Archive for June 2012

#SocialEnterprise in Chile UPASOL funds disab rehab

There is not a lot of official infrastructure in Chile and Latin America currently for recycling such as the municipal programs that are now the norm in North America. That situation provides an opportunity for social enterprises (among others) to run a recycling business. UPASOL operates a free collection of household recyclables. The recycled material is then sold to companies that use the material in the recycling and production processes, generating profits for the organization and environmental benefits. The profits (currently over $60,000 per year) support disability rehabilitation programs. This group works with NESsT

Another example is a social enterprise named Recycla that recycles High-tech garbage — broken computers, mobile phones, fax machines etc. Much of it ends up in landfills and its components, which contain toxic chemicals, often contaminate groundwater and harm the environment. Led by CEO Fernando Nilo Nunez, Recycla employs former prisoners to recycle components of high-tech waste and deliver them to potential buyers. In this case the social benefit is job creation for a group that is chronically unemployed.

Both examples show both the business opportunity currently available in Chile that can deliver social benefit as well as financial return.


Micro finance and mental health

Excellent and timely Globe & Mail article

By some estimates one in five cope with substance abuse or mental illness. For most of us, our work life looms large and provides identity as well as income. Holding a conventional job can be next to impossible for those subject to severe mood swings.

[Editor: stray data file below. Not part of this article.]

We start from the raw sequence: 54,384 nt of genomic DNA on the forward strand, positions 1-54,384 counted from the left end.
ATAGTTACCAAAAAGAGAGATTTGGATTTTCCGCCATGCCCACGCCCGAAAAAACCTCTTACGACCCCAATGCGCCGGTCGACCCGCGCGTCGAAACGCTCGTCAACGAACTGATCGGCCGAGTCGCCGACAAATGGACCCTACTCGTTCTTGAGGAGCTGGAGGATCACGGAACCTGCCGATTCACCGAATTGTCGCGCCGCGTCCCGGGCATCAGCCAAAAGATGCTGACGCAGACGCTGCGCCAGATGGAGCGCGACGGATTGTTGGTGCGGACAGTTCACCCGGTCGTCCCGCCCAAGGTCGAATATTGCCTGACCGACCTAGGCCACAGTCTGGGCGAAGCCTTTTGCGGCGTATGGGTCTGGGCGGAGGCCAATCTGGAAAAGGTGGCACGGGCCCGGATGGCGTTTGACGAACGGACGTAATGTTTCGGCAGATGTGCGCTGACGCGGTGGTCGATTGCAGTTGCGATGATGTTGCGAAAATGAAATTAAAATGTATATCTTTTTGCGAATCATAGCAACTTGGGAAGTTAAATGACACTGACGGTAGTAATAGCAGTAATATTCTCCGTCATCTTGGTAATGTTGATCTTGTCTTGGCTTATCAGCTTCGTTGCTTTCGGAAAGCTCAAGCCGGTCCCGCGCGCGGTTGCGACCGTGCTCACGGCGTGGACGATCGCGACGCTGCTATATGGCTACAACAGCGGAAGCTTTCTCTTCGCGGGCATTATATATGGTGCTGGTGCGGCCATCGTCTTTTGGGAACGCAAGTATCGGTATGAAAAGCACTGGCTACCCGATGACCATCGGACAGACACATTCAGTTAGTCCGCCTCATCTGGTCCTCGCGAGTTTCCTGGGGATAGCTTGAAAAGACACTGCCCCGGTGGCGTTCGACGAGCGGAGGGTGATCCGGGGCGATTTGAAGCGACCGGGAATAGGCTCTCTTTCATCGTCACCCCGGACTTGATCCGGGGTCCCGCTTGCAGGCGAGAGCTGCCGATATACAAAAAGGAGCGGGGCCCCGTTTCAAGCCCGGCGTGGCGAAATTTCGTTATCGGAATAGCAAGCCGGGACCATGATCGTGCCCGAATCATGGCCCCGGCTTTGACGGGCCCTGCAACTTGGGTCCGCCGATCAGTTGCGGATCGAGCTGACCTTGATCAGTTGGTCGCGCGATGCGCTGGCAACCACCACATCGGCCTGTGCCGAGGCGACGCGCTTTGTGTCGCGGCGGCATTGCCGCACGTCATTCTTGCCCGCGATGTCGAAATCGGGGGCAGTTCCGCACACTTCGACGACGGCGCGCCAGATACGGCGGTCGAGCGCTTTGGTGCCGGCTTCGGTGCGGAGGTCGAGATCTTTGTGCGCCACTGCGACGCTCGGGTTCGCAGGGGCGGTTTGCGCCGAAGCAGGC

According to the Globe and Mail article today, ‘Joblessness among Canadians with severe disorders is sky high – 70 to 90 per cent, according to CAMH’. We know that working actually contributes to health in a clear and measurable way.

Self employment with its greater autonomy and flexibility can be a much better option.

The pilot micro-credit project run by the Rotman School of Management and the Centre for Addiction and Mental Health over the past two years is an attempt to provide another solution.

With spotty work histories, those who chronically suffer with mental health issues and/or substance abuse are poor candidates for convential bank loans.

There are several examples given in the article of recipients of loans who have done exceptionally well and are starting to experience financial independence and the increased self esteem that comes with that.

No word yet on whether the program will continue once the pilot is complete but if these accounts are typical of the results seen, this should both continue and be emulated.